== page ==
The best science fiction novels able to stand toe to toe with novels from any genre ever

Brent Hayward Author Of Filaria
By Brent Hayward

Who am I?

I’m a Canadian science fiction writer who writes very, very slowly. I’m interested in experimental fiction and books that are unique, both thematically and stylistically. I’d like to think my books fall into this category, or at least that’s what I aspire to. I used to read science fiction exclusively, and the five books I’ve listed here were all read during those formative years; they were fundamental stepping-stones for me, as a writer, and each of them left a profound mark on my idea of how good, or effective, novels can be.


I wrote...

Filaria

By Brent Hayward,

Book cover of Filaria

What is my book about?

I wanted to write a novel that took place in an odd, run-down setting, with relatable characters put into bizarre situations. A structure of rules, like those of the Oulipo books, was added as a challenge to me. I decided that four main characters would occupy separate chapters and never actually meet, yet each would have significant influence on the story of the others; each chapter would take place in a location that’s never repeated; each character would have a different spin on the setting, so that the reader, ultimately, when they get all the perspectives, could interpret it for themselves. To me, there was something about real life in this process, collecting and processing parts with our subjective take on the world to try to form a coherent whole.

The books I picked & why

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Dhalgren

By Samuel R. Delany,

Book cover of Dhalgren

Why this book?

I’ve always liked fat paperbacks, and this is maybe the best fat book ever. I picked up a copy randomly at a used bookstore, when I was a teenager, and Dhalgren ended up changing the direction of my life. Even then I had wanted to write a book but had no real idea what a novel could do, and how good they could be. Dhalgren changed that. It’s evocative and haunting, like a dream. The ultimate unreliable narrator enters and is lost in a shifting, urban setting. Familiar characters, dialogue that rings true, and an off-kilter, detailed, yet almost plotless story (like life!), all of it written in an exquisite style that only Delany could pull off. Poetry: a high point to set any writer’s bar.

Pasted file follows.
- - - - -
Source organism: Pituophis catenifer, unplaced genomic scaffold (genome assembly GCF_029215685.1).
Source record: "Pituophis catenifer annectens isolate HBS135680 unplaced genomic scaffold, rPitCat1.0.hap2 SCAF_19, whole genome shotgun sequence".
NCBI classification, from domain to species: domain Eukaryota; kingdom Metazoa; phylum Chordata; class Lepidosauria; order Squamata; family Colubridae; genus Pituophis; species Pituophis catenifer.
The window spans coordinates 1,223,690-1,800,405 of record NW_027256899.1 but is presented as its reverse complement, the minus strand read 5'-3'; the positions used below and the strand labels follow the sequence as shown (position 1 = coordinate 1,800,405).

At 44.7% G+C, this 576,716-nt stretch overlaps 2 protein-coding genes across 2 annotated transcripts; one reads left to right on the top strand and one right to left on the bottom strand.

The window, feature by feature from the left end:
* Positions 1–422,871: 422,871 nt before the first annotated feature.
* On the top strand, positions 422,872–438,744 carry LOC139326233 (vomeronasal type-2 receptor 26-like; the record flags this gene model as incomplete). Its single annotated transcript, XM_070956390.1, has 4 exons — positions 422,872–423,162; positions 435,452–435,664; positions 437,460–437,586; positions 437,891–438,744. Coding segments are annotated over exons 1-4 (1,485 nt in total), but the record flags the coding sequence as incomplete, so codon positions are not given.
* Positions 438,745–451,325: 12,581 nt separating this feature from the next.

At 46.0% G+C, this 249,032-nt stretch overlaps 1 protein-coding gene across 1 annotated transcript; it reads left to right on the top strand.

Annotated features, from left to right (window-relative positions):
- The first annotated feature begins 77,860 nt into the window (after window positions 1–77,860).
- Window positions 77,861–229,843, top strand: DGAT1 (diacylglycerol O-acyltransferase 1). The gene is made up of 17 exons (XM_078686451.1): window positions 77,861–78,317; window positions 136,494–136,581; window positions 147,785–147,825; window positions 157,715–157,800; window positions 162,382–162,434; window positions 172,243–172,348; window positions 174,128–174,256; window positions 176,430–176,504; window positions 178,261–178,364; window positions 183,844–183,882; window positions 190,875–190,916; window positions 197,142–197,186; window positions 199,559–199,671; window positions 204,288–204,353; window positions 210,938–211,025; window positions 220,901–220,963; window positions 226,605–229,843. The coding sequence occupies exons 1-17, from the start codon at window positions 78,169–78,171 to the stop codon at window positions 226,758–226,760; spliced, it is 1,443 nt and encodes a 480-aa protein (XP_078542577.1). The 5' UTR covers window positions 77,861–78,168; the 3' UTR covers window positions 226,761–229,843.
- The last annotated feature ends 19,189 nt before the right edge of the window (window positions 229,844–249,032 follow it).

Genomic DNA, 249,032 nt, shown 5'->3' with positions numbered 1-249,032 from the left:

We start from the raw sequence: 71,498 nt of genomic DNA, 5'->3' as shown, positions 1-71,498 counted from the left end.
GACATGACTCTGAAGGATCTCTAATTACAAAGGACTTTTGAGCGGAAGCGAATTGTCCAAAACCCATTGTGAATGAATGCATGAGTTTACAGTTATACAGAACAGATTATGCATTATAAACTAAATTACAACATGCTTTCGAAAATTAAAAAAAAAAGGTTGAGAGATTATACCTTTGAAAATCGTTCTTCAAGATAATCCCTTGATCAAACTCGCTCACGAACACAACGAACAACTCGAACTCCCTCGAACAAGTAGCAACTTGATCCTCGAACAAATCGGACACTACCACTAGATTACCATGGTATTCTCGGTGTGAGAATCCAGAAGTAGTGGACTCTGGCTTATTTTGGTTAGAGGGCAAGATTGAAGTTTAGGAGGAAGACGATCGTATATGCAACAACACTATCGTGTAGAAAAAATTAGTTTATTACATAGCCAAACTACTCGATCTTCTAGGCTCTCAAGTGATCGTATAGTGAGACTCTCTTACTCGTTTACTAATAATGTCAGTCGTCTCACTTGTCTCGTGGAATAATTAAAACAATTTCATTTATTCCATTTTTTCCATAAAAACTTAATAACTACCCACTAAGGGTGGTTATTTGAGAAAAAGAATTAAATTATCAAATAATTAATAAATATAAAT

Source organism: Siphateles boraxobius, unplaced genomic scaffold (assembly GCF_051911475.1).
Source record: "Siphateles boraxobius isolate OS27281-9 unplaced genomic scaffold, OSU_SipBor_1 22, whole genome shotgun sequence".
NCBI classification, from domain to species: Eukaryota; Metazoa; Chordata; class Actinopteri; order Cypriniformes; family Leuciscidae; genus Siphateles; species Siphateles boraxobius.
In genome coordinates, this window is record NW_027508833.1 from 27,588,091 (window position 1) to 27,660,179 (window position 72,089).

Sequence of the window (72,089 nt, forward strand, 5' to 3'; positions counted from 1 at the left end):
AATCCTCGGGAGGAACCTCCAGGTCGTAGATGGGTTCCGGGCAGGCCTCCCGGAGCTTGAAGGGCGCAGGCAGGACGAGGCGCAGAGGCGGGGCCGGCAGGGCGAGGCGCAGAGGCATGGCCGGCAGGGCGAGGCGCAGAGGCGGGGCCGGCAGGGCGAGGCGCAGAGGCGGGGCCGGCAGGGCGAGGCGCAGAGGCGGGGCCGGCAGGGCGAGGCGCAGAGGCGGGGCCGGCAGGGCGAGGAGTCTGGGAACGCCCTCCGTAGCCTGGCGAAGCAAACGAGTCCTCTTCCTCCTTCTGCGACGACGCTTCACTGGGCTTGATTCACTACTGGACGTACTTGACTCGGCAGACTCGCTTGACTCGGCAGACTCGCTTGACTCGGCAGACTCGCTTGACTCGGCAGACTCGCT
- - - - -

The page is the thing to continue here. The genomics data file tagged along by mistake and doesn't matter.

Dhalgren

By Samuel R. Delany,

Why should I read it?

2 authors picked Dhalgren as one of their favorite books, and they share why you should read it.

What is this book about?

Nebula Award Finalist: Reality unravels in a Midwestern town in this sci-fi epic by the acclaimed author of Babel-17. Includes a foreword by William Gibson.

A young half–Native American known as the Kid has hitchhiked from Mexico to the midwestern city Bellona—only something is wrong there . . . In Bellona, the shattered city, a nameless cataclysm has left reality unhinged. Into this desperate metropolis steps the Kid, his fist wrapped in razor-sharp knives, to write, to love, to wound.
 
So begins Dhalgren, Samuel R. Delany’s masterwork, which in 1975 opened a new door for what science fiction could mean.…


Flow My Tears, The Policeman Said

By Philip K. Dick,

Book cover of Flow My Tears, The Policeman Said

Why this book?

Dick's style is more subtle. He wrote stories that made you accept the doubts you have about existence, and about being human. He made you question what you perceive as reality. He was also very funny. Flow My Tears is, in my opinion, his best book. The trope he uses here is a character waking up one day to find that the world has changed, and that his place in it has gone. Dick’s results are unsettling and engaging, always surprising. 

Flow My Tears, The Policeman Said

By Philip K. Dick,

Why should I read it?